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    Home > Active Ingredient News > Antitumor Therapy > JNCCN: The risk of tumor-specific death in patients with neuroendocrine tumors (NETs)

    JNCCN: The risk of tumor-specific death in patients with neuroendocrine tumors (NETs)

    • Last Update: 2021-06-10
    • Source: Internet
    • Author: User
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    Neuroendocrine tumors (NETs) are gradually becoming familiar to people.
    NETs are a kind of highly specific tumors with variable biological behavior, clinical and prognostic characteristics.
    However, the information on the tumor burden, tumor-specific death and prognostic factors caused by neuroendocrine tumors (NETs) is not very clear.
    Therefore, a research team from Canada conducted a retrospective study to evaluate the cumulative incidence of tumor-specific and non-tumor deaths in patients with neuroendocrine tumors (NETs).
    Related research results were published in the Journal of the National Comprehensive Cancer Network (JNCCN).

    Neuroendocrine tumors (NETs) are gradually becoming familiar to people.
    NETs are a kind of highly specific tumors with variable biological behavior, clinical and prognostic characteristics.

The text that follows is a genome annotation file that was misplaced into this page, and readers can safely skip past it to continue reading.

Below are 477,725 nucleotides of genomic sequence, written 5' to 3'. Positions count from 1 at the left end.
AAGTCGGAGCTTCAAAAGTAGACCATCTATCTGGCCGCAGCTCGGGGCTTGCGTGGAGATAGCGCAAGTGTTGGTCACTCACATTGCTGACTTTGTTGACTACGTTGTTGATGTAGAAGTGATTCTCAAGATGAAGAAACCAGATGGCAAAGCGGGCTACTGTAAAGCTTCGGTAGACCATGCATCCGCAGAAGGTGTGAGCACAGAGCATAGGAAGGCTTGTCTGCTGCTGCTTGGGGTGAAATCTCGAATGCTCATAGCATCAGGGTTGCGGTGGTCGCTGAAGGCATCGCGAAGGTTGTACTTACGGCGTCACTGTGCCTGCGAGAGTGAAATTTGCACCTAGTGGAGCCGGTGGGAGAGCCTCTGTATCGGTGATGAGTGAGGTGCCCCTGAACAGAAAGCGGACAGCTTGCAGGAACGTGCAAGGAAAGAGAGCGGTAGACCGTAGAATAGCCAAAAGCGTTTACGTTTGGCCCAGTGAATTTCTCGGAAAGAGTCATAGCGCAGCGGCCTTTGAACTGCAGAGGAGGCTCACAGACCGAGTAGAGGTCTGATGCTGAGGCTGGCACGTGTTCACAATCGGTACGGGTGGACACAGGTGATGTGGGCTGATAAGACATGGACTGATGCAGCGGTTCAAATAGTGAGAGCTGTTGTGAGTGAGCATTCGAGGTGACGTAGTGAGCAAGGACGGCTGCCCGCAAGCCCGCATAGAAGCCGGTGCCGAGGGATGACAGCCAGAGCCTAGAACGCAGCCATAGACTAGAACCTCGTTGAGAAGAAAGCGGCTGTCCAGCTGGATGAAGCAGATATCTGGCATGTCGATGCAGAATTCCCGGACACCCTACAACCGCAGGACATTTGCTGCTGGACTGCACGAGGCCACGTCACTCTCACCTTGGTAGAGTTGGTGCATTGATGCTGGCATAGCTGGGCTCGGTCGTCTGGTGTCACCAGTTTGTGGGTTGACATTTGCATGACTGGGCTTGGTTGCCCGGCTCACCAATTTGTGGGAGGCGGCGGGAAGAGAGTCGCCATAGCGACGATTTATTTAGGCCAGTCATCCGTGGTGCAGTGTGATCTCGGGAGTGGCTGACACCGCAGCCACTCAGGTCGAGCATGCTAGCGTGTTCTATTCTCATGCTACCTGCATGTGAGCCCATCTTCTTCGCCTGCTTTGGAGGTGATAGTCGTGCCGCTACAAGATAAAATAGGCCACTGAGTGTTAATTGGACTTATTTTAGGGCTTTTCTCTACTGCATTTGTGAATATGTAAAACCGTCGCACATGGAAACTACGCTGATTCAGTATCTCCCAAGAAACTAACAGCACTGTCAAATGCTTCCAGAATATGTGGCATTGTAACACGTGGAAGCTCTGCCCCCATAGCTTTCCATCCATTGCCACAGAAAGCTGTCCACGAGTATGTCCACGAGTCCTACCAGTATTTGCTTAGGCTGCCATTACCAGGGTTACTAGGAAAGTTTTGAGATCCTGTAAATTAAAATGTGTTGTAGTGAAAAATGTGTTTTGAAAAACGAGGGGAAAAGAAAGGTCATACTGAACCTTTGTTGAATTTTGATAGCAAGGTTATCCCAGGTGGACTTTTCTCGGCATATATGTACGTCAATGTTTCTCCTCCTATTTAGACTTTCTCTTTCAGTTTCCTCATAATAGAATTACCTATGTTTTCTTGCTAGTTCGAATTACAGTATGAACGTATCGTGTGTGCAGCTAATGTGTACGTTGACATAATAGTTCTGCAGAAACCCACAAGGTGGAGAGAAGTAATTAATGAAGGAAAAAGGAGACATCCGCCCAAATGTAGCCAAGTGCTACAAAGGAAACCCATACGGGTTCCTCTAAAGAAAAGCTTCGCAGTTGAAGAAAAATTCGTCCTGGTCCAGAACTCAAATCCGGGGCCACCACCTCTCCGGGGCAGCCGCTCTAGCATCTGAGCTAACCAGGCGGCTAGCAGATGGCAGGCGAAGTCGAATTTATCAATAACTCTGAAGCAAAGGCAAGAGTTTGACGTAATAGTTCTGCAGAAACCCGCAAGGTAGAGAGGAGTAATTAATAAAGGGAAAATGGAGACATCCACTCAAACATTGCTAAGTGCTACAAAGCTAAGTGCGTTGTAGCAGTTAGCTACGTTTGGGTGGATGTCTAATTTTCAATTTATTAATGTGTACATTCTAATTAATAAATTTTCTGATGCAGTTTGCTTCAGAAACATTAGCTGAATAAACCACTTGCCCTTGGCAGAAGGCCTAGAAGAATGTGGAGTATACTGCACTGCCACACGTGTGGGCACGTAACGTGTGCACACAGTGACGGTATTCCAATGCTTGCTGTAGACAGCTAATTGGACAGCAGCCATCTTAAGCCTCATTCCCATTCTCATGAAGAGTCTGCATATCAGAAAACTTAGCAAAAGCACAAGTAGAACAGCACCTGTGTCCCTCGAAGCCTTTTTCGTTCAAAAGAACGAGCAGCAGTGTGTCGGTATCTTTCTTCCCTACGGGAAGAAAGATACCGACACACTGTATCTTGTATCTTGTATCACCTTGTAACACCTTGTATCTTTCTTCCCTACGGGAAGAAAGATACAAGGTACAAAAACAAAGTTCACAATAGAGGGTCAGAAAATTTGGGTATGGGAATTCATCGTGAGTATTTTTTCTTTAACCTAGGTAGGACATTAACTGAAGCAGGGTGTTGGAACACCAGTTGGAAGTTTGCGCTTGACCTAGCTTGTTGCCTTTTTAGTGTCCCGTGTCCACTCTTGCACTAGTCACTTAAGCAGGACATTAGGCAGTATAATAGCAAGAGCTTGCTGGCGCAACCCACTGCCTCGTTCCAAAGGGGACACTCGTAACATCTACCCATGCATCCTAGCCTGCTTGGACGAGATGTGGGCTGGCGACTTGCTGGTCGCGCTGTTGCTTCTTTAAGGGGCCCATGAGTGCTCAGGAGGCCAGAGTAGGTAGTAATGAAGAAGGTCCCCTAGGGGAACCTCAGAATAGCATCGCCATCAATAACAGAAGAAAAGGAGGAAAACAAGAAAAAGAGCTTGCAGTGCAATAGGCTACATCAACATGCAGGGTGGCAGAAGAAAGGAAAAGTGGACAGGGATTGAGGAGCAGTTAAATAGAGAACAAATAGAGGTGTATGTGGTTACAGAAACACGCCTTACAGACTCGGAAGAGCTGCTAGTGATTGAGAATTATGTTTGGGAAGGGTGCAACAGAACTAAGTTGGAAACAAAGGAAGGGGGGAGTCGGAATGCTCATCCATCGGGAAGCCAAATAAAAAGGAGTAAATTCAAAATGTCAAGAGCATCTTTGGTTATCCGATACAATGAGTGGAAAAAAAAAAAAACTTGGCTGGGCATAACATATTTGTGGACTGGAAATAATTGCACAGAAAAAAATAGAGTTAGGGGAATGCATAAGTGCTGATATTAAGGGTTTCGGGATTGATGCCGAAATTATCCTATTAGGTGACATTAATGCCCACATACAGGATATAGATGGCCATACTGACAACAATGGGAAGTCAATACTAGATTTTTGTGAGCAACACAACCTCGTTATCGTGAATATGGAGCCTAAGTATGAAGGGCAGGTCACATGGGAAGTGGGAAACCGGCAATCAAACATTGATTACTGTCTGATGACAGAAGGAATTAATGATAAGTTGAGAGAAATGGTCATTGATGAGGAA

However, the information on the tumor burden, tumor-specific death and prognostic factors caused by neuroendocrine tumors (NETs) is not very clear.
    Therefore, a research team from Canada conducted a retrospective study to evaluate the cumulative incidence of tumor-specific and non-tumor deaths in patients with neuroendocrine tumors (NETs).
    Related research results were published in the Journal of the National Comprehensive Cancer Network (JNCCN).

    The study is a population-based retrospective cohort study that included patients with NETs registered in Canada from 2001 to 2015.
    To evaluate the cumulative incidence of tumor-specific death and non-tumor death in patients with primary NETs and different metastatic states.
    A total of 8607 patients were enrolled in the study, with a median follow-up of 42 months (range: 17-82 months).